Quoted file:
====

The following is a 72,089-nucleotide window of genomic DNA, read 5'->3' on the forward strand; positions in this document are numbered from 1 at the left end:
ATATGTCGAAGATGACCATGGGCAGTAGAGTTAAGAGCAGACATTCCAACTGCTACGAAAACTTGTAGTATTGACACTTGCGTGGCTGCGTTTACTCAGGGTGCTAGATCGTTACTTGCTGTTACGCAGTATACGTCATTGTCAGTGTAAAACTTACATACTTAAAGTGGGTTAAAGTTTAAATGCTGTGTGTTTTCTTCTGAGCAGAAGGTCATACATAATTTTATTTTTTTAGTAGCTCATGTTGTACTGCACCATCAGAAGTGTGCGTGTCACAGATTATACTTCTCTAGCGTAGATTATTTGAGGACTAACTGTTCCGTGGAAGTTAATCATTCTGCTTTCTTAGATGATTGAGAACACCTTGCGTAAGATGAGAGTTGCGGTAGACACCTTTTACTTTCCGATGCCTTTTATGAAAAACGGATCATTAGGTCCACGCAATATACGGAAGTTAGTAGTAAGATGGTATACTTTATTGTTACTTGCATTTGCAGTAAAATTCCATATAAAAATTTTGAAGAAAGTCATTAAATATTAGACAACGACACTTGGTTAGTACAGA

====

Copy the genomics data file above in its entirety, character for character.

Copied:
The following is a 72,089-nucleotide window of genomic DNA, read 5'->3' on the forward strand; positions in this document are numbered from 1 at the left end:
ATATGTCGAAGATGACCATGGGCAGTAGAGTTAAGAGCAGACATTCCAACTGCTACGAAAACTTGTAGTATTGACACTTGCGTGGCTGCGTTTACTCAGGGTGCTAGATCGTTACTTGCTGTTACGCAGTATACGTCATTGTCAGTGTAAAACTTACATACTTAAAGTGGGTTAAAGTTTAAATGCTGTGTGTTTTCTTCTGAGCAGAAGGTCATACATAATTTTATTTTTTTAGTAGCTCATGTTGTACTGCACCATCAGAAGTGTGCGTGTCACAGATTATACTTCTCTAGCGTAGATTATTTGAGGACTAACTGTTCCGTGGAAGTTAATCATTCTGCTTTCTTAGATGATTGAGAACACCTTGCGTAAGATGAGAGTTGCGGTAGACACCTTTTACTTTCCGATGCCTTTTATGAAAAACGGATCATTAGGTCCACGCAATATACGGAAGTTAGTAGTAAGATGGTATACTTTATTGTTACTTGCATTTGCAGTAAAATTCCATATAAAAATTTTGAAGAAAGTCATTAAATATTAGACAACGACACTTGGTTAGTACAGA